JOHN YANG: For that view, we turn to photographer Sebastian Rich, who has covered conflict zones for more than four decades. He has been to South Sudan many times. He is there now on assignment for UNICEF, the United Nations children’s agency.
He joins us now via Skype from Juba, the capital.
Sebastian, thanks for joining thus evening.
First of all, tell us how it feels now, what the situation is like on the ground now.
SEBASTIAN RICH, Photojournalist: Well, the situation is a little more tense than it was, obviously, before the recent fighting.
The recent fighting has put the people, the ordinary people in the street. They’re much more tense than they were. There’s not so many friendly faces. If you walk in the streets of Juba now, you’re not greeted the same way you were a couple of months ago or even a year ago, when I came last year.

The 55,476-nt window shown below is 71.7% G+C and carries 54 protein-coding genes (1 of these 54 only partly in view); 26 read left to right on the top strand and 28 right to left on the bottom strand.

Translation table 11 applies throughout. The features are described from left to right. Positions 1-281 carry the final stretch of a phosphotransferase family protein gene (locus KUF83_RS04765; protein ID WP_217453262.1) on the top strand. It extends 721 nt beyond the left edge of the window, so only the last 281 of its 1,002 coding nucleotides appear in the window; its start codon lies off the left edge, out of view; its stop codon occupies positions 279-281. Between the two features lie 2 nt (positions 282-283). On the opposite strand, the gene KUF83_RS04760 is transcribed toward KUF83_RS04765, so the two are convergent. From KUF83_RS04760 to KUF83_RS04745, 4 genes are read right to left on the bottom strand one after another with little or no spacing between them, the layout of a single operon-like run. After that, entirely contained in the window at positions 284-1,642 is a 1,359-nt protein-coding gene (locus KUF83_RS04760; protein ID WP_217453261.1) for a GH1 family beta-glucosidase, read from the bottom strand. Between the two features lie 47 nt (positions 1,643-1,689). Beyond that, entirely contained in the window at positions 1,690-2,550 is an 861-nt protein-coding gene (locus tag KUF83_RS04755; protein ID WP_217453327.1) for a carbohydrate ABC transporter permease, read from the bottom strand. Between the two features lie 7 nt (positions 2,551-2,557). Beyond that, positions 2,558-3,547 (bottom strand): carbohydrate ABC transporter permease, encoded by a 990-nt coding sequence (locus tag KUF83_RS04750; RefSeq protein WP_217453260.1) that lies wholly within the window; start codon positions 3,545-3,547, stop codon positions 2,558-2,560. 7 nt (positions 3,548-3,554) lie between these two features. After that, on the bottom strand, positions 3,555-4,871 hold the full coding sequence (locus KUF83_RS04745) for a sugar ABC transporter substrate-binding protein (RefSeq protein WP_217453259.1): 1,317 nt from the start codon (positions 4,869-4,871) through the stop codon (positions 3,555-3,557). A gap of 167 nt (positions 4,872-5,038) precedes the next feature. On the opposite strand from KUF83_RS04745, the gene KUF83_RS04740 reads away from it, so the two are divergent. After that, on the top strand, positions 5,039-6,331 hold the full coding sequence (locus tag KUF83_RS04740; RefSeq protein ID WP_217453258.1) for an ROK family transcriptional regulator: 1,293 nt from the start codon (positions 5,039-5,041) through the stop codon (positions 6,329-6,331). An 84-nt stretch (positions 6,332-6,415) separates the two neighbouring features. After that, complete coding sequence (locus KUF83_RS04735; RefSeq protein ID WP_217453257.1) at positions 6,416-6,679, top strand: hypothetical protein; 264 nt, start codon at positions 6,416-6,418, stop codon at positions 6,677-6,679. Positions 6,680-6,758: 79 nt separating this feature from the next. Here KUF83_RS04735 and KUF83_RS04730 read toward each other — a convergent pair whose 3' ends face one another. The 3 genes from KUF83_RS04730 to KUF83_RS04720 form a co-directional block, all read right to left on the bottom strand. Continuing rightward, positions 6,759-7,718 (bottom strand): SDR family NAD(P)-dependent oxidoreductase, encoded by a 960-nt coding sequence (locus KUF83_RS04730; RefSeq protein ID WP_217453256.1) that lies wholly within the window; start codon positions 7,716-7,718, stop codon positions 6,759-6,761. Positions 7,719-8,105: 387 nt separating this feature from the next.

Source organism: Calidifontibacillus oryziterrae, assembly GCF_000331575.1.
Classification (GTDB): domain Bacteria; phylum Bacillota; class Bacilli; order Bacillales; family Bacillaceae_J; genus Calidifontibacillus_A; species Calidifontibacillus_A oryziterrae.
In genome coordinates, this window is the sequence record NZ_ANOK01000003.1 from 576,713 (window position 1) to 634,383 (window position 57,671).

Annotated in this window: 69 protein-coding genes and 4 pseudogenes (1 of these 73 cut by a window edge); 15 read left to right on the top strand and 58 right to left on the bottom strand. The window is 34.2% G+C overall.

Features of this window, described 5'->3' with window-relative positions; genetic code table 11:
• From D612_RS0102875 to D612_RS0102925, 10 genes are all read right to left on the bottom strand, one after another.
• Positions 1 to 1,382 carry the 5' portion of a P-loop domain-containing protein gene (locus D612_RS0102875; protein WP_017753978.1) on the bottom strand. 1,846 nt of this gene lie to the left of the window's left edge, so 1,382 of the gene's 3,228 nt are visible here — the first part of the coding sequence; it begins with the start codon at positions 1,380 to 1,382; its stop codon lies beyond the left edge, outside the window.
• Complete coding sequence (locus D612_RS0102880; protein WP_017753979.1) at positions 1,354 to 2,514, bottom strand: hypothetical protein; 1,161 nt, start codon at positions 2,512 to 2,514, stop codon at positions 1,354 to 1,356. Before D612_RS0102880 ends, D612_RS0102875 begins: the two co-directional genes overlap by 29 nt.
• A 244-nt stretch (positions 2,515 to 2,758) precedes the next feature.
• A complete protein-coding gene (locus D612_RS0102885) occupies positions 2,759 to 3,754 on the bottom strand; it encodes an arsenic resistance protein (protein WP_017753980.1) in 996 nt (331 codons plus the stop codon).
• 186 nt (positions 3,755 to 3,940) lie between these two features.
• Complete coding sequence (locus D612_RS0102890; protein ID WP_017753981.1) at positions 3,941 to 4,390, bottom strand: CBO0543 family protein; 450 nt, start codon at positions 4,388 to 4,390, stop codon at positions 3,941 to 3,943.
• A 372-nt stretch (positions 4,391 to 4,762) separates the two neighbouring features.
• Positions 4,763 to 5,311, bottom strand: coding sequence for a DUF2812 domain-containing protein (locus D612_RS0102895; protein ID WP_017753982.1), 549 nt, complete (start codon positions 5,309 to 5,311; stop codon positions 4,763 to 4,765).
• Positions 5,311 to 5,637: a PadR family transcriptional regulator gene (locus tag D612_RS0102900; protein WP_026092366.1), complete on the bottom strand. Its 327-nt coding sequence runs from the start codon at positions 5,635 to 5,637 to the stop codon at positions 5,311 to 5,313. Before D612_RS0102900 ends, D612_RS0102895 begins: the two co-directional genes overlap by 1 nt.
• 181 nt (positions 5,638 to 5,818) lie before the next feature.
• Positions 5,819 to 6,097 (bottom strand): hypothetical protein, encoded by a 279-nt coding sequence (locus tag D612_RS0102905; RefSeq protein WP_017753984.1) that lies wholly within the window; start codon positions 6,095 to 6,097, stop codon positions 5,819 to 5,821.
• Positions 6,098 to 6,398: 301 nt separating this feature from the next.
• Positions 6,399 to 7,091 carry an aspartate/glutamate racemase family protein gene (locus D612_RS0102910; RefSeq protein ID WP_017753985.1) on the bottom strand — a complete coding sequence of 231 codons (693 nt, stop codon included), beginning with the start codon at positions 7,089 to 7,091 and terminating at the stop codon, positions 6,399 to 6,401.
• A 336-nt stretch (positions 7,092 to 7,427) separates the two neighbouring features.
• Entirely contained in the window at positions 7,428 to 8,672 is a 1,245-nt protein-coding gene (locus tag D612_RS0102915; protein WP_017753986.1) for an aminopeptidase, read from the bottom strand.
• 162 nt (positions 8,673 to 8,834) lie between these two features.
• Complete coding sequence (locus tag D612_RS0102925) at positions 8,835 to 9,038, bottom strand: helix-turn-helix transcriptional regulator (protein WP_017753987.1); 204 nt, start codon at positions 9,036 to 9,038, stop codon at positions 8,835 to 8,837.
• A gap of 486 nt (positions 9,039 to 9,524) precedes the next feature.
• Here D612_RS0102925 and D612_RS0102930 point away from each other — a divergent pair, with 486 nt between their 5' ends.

JOHN YANG: And how is this affecting the children that you’re covering, that you’re there watching, looking at behalf on UNICEF, particularly the issues of malnutrition?
SEBASTIAN RICH: Well, it’s affecting the children very badly.
And there’s 250,000, a quarter-of-a-million children suffering from severe acute malnutrition. And that’s not including the children who just got malnutrition, the first stages of.
So, what’s happened is that the children who were actually starting to recover from severe acute malnutrition before this recent fighting, when the fighting happened, those children couldn’t come back to the hospitals to get their follow-up treatment and children that had started to get malnutrition couldn’t get to the hospitals either.
So now we have this huge increase in malnutrition and severe cases of malnutrition. And UNICEF is trying its very, very best to keep on top of this disaster.
JOHN YANG: And you spent time some today, you were telling me, with a young girl who actually has been making progress. And is there danger that this could reverse what’s happening?
SEBASTIAN RICH: Yes. It’s not all bad news. There are wonderful individual cases.